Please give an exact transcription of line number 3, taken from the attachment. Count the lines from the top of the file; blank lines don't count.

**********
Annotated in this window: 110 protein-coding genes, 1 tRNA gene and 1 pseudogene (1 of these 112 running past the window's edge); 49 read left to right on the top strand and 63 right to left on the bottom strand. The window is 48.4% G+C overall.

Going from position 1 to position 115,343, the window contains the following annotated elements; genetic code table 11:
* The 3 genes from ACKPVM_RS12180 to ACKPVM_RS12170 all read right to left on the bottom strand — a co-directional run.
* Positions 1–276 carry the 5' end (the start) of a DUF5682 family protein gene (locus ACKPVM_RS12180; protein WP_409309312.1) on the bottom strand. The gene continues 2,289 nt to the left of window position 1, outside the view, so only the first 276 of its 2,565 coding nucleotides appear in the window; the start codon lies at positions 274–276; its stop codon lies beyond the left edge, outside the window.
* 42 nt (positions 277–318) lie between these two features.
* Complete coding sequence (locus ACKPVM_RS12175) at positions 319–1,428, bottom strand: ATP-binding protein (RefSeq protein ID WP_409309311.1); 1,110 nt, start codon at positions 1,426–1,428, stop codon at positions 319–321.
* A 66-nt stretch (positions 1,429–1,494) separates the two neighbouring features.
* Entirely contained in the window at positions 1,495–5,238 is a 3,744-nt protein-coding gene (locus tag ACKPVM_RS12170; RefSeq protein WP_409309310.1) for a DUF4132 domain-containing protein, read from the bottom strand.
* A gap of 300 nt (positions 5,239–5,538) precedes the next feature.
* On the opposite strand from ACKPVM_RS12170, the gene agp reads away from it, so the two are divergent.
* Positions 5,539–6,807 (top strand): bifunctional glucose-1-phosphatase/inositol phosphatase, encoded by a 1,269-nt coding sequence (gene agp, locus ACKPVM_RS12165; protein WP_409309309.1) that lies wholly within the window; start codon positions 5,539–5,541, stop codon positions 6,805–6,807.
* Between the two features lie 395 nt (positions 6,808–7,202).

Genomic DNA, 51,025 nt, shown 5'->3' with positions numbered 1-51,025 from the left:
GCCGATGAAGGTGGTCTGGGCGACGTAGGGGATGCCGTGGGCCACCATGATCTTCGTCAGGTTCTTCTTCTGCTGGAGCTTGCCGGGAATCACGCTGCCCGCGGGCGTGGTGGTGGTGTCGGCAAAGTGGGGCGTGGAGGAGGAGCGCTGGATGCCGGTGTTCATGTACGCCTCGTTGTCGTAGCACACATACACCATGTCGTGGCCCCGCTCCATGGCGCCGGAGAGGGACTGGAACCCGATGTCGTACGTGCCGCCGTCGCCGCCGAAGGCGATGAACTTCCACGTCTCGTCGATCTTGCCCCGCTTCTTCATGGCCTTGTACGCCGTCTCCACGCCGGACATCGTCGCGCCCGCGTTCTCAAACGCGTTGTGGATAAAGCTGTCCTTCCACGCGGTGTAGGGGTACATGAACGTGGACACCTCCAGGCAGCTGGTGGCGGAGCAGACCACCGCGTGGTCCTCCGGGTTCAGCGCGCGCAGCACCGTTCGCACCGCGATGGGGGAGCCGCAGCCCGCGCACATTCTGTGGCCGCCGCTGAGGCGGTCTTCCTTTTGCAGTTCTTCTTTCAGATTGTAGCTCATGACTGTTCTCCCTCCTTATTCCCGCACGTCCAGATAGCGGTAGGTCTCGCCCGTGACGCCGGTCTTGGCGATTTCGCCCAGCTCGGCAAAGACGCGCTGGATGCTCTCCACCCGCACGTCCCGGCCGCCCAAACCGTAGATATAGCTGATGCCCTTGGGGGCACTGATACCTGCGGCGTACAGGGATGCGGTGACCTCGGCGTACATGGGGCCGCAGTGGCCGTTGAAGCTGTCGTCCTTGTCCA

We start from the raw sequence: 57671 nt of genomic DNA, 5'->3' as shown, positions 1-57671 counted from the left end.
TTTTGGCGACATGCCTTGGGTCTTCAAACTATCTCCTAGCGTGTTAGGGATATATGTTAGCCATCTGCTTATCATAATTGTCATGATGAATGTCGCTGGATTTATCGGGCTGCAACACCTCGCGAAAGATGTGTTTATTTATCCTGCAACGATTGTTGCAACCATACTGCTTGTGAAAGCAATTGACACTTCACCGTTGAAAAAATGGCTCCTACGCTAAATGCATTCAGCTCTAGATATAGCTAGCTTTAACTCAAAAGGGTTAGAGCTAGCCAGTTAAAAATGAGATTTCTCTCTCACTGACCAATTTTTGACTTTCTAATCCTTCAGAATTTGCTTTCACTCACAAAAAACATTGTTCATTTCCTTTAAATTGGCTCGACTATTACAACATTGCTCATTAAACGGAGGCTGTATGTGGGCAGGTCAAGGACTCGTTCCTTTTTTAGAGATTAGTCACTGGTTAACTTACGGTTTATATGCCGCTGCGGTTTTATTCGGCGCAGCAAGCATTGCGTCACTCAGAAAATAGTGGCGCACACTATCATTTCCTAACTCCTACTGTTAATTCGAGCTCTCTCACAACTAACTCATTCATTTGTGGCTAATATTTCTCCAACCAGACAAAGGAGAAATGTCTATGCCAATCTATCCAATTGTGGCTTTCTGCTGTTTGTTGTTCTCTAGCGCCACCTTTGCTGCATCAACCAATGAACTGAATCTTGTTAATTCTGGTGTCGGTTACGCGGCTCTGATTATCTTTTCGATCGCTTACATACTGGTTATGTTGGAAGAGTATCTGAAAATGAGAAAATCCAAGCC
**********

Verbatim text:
* The 3 genes from ACKPVM_RS12180 to ACKPVM_RS12170 all read right to left on the bottom strand — a co-directional run.